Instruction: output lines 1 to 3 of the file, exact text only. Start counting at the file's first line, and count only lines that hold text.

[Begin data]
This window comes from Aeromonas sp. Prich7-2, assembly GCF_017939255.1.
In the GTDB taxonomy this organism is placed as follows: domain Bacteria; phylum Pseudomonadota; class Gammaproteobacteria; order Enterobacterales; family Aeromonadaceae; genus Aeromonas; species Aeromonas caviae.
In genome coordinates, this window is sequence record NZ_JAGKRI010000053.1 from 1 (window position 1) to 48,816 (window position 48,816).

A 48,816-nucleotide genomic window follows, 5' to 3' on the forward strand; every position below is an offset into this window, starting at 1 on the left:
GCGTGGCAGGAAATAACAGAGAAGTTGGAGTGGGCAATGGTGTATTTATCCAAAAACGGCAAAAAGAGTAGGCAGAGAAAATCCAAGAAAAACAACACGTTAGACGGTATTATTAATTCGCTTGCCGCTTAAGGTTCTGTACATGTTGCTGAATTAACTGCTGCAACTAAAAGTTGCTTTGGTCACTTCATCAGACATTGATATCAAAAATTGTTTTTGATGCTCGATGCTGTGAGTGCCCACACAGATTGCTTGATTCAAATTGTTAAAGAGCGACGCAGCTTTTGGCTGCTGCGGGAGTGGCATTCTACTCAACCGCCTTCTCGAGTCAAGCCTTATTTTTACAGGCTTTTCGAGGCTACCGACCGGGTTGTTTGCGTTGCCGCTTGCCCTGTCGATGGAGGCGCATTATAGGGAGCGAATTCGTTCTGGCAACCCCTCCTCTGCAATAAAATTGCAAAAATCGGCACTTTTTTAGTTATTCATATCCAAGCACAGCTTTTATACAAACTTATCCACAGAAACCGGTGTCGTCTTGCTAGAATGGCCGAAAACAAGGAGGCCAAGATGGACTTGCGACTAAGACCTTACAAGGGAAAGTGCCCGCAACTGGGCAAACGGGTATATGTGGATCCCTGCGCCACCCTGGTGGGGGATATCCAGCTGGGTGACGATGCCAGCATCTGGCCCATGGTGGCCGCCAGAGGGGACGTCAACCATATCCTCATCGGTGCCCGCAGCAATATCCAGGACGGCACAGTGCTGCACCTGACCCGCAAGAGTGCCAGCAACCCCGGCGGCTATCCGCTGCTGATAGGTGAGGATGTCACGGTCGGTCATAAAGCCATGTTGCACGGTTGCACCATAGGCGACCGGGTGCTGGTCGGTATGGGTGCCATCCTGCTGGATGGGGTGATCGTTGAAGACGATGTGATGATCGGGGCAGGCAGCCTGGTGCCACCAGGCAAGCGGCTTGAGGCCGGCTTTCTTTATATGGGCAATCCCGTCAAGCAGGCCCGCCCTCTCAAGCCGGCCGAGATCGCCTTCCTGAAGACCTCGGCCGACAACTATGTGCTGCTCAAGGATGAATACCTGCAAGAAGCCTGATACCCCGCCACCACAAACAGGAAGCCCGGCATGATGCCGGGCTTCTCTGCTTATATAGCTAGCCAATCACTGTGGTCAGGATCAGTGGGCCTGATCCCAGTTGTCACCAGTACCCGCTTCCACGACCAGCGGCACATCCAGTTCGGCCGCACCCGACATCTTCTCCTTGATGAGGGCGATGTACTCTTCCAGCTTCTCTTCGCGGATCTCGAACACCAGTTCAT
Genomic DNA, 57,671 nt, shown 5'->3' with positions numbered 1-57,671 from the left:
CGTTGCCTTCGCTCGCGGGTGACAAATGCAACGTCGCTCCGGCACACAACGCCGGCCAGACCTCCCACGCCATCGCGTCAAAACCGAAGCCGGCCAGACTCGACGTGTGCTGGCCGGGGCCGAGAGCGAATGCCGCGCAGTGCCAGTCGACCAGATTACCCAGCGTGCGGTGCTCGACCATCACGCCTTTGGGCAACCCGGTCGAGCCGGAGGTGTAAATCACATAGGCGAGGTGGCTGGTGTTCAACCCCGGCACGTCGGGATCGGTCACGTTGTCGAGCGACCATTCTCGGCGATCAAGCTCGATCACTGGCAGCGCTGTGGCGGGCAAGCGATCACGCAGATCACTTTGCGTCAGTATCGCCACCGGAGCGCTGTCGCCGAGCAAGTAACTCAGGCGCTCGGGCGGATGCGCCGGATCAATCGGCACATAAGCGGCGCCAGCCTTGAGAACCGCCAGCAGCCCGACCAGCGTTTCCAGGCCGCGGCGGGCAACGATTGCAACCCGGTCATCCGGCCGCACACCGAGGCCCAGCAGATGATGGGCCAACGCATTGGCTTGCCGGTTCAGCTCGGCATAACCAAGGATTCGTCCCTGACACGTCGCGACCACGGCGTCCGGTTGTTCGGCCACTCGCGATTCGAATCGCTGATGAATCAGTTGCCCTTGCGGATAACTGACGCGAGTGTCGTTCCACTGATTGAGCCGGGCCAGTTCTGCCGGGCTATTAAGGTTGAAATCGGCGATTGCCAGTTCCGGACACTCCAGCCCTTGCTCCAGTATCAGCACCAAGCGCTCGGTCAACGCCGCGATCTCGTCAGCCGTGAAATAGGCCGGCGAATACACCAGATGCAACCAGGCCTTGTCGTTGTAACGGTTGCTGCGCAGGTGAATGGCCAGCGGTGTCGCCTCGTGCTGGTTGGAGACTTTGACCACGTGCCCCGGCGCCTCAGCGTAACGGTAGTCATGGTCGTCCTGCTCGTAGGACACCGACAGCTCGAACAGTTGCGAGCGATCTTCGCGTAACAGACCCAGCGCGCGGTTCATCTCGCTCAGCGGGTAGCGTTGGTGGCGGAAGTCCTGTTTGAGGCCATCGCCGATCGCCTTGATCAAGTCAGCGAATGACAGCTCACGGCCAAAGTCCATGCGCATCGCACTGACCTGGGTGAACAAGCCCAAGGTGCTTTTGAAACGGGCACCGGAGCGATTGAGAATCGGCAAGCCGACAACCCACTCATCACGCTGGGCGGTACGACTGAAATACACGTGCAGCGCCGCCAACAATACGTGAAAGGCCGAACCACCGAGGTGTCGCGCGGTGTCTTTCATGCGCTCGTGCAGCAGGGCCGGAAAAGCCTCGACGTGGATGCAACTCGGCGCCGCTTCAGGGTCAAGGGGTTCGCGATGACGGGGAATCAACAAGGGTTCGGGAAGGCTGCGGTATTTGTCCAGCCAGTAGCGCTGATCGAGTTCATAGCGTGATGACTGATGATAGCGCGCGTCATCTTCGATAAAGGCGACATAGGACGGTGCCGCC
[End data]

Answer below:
This window comes from Aeromonas sp. Prich7-2, assembly GCF_017939255.1.
In the GTDB taxonomy this organism is placed as follows: domain Bacteria; phylum Pseudomonadota; class Gammaproteobacteria; order Enterobacterales; family Aeromonadaceae; genus Aeromonas; species Aeromonas caviae.
In genome coordinates, this window is sequence record NZ_JAGKRI010000053.1 from 1 (window position 1) to 48,816 (window position 48,816).